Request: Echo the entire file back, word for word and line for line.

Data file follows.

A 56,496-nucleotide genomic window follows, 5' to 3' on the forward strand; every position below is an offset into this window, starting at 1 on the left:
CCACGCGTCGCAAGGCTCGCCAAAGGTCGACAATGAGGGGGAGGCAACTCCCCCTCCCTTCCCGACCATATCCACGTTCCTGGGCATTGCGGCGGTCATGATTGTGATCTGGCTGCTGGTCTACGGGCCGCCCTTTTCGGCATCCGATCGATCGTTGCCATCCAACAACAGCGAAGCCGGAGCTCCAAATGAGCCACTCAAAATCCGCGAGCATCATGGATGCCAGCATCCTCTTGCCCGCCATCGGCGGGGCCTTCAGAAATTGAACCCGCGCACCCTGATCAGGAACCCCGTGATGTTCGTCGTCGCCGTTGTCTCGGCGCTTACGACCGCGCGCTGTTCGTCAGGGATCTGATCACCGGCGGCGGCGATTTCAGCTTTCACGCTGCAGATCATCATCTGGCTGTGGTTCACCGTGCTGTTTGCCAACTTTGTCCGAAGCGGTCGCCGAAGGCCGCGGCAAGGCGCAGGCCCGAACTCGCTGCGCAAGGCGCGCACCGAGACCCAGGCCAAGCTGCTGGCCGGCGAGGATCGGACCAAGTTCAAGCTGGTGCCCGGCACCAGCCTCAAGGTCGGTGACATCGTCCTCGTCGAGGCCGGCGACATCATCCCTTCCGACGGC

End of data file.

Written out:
A 56,496-nucleotide genomic window follows, 5' to 3' on the forward strand; every position below is an offset into this window, starting at 1 on the left:
CCACGCGTCGCAAGGCTCGCCAAAGGTCGACAATGAGGGGGAGGCAACTCCCCCTCCCTTCCCGACCATATCCACGTTCCTGGGCATTGCGGCGGTCATGATTGTGATCTGGCTGCTGGTCTACGGGCCGCCCTTTTCGGCATCCGATCGATCGTTGCCATCCAACAACAGCGAAGCCGGAGCTCCAAATGAGCCACTCAAAATCCGCGAGCATCATGGATGCCAGCATCCTCTTGCCCGCCATCGGCGGGGCCTTCAGAAATTGAACCCGCGCACCCTGATCAGGAACCCCGTGATGTTCGTCGTCGCCGTTGTCTCGGCGCTTACGACCGCGCGCTGTTCGTCAGGGATCTGATCACCGGCGGCGGCGATTTCAGCTTTCACGCTGCAGATCATCATCTGGCTGTGGTTCACCGTGCTGTTTGCCAACTTTGTCCGAAGCGGTCGCCGAAGGCCGCGGCAAGGCGCAGGCCCGAACTCGCTGCGCAAGGCGCGCACCGAGACCCAGGCCAAGCTGCTGGCCGGCGAGGATCGGACCAAGTTCAAGCTGGTGCCCGGCACCAGCCTCAAGGTCGGTGACATCGTCCTCGTCGAGGCCGGCGACATCATCCCTTCCGACGGC